Looking At Refereeing Narratives That Liverpool Have Overcome

It wasn’t a classic performance against Bournemouth by the Reds. I’ve said before that if Jürgen Klopp had to pick a team to play for his life then I think he’d ask for Eddie Howe’s Cherries. They lack the ruthless streak that the likes of Watford or even West Ham have. They’re never going to bully you and they don’t have enough going forward to trouble your defence, whilst also being weak themselves at the back. It’s little wonder, therefore, that plenty of Liverpool supporters were opting for predictions of three, four or five nil. I lacked that level of confidence, believing we’d win but being convinced that it would be a Both Teams To Score type situation. Ultimately, after a slightly tricky spell, the most important thing was adding three points to the league total as we head towards our first title for thirty years. No one really knows how to behave, such is the odd feeling of this being a title procession rather than a fight.

Despite Jürgen Klopp suggesting that the crowd was the best it’s been since he arrived at the club on Saturday, the reality is that the atmosphere was poor. I’m not surprised, though. Everyone knows that we’re going to win the league, such is the gap between us and Manchester City and the Cityzens are the only team that can catch us now. Yet we haven’t actually won it yet, with everyone aware that any club in the Premier League has the ability to throw it away from here then it’s us. It’s why everyone’s not quite sure whether to be treating every home game like a party or allowing the nerves to take over. Add to that the fact that Alisson Becker was missing and you can see why it was a somewhat more subdued atmosphere than many might have been expecting. The team was quite flat alongside that, struggling to adapt to the wind. Arguably the biggest problem came with the early goal, which wouldn’t have stood with a decent referee.

LiVARpool Shouts Are Influencing Referees

I’ve said all season long that the shouts of ‘LiVARpool’ would eventually cause us a problem, even as loads of the supporters were laughing about it and Tweeting about it alongside the needle emoji. The problem as I saw it is the fact that narratives start to influence referees when it becomes common parlance. As soon as the likes of Match Of The Day, Sky Sports and BT Sport started talking as though it was an actual thing, it wasn’t going to take long before referees would bear it in mind, even if only subconsciously, when making decisions. It was clear for all to see on Saturday that the opening goal involved a foul in the build-up. It was such a blatant push from Callum Wilson that pretty much everyone seemed to stop accordingly. Even when the match went on the Liverpool defence seemed to play in a manner that suggested that they were expecting the Video Assistant Referee to overrule it when it was referred to them.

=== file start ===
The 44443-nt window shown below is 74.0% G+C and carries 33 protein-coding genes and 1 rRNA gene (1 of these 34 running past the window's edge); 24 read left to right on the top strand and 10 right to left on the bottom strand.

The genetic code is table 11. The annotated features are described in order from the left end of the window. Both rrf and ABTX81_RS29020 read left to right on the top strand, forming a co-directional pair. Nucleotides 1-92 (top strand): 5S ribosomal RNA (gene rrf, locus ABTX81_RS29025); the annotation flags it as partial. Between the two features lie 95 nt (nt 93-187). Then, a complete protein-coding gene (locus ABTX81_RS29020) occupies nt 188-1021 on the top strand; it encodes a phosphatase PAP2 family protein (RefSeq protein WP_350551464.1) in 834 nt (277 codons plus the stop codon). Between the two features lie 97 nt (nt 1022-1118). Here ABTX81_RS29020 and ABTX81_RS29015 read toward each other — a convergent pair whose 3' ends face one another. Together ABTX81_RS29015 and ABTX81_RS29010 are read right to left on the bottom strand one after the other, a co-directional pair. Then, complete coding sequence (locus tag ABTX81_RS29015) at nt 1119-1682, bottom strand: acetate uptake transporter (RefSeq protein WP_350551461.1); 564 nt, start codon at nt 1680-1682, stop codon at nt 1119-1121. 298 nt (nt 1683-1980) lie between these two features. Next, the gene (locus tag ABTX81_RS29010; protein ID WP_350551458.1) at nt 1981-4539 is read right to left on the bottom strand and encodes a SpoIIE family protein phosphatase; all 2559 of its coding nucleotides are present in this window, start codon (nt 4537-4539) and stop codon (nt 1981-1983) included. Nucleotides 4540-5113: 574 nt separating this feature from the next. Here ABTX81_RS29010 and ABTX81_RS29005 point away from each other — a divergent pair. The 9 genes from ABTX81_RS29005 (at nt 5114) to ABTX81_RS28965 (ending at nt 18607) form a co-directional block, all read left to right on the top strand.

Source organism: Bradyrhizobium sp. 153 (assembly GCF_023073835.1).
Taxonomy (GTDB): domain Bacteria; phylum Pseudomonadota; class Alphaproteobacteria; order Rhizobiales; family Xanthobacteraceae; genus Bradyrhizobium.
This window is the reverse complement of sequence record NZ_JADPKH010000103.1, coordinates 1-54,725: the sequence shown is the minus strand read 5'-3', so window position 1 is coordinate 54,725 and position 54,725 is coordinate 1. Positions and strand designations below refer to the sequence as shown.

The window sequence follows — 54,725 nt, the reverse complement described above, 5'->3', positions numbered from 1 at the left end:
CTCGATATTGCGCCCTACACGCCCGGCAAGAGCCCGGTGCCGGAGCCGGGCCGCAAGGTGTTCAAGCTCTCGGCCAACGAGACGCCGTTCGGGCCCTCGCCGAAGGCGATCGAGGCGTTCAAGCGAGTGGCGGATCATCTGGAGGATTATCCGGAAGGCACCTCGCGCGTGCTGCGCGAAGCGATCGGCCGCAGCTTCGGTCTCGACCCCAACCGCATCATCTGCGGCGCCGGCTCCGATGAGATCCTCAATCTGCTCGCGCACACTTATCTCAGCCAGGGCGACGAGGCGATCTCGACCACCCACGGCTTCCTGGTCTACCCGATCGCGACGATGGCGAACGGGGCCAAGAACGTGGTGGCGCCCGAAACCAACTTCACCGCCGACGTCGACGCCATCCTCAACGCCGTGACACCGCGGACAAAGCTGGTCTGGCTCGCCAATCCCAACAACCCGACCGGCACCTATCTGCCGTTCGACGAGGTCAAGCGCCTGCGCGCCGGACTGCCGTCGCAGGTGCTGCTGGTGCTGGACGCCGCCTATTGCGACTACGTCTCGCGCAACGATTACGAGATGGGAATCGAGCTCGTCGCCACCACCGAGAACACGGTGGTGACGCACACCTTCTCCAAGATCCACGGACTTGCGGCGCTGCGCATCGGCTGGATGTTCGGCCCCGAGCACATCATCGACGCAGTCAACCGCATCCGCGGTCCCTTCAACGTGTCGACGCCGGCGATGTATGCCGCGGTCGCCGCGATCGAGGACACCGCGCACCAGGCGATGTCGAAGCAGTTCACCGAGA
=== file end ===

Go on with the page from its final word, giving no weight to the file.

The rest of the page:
Obviously you’d hope that that isn’t the case, given the manner in which even young kids are taught to play to the whistle, yet everyone expected the goal to be disallowed. We all expect referees to be above such influences as narratives being spun by newspapers and TV shows, yet it isn’t out of the realms of the possible that Mike Dean in the VAR booth briefly wondered whether it would be seen as favouring Liverpool for him to disallow it. That the match referee reportedly said that he saw the push and deemed it to be not enough to be a foul will have further confused Dean’s thinking, of course. I don’t expect an opposition supporter to read this piece and have much sympathy for Liverpool, but the reality is that we haven’t had anywhere near the amount of VAR decisions that is being suggested. From players being wrestled to the ground time and again to Mo Salah having players strangling him, the VAR is not our friend.

Appalling Referees Don’t Care About Narratives

Of course, there’s also a reality that the referees don’t care about narratives and just aren’t very good. You can give referees all the technology in the world but if they’re not very good at their job then there’s not much that the technology can do to help. I do believe that narratives exist in football and influence referees. I’m genuinely not sure how Liverpool, who spend most of every home game with the ball in the opposition half, have still had no more Kop end penalties over the past few seasons as Tottenham Hotspur. The only explanation that makes any sense is that referees are terrified of being seen as being influenced by the Liverpool crowd, so they give opposing decisions to the ones that will see us benefit. If you don’t believe me then check out Paul Tomkins’ timeline when he talks about referees and the manner in which the Reds simply haven’t been getting any decisions at home and you’ll see what I mean.

Yet the simple truth is that the level of refereeing in this country is dreadful. There’s not one referee other than Michael Oliver that I’m pleased to see the name of when Liverpool are playing, and even Oliver wasn’t great the last time he took charge of one of our matches. For proof of the appalling state of things, you simply have to watch any match that Jon Moss takes charge of. He is unfit to a disgraceful degree, trying to keep up with young men primed to be the fittest in their lives. He is rarely able to keep up with play and if the football passes within ten metres of him then it’s by accident. Lee Mason is another one who is woeful, and yet was rewarded with the League Cup final. Narratives play a part in football, but not as much as referees who just aren’t very good at their job do. I firmly believe that football needs to use technology to help officials out, just as other sports do, and yet if those using it are incompetent it won’t help much.

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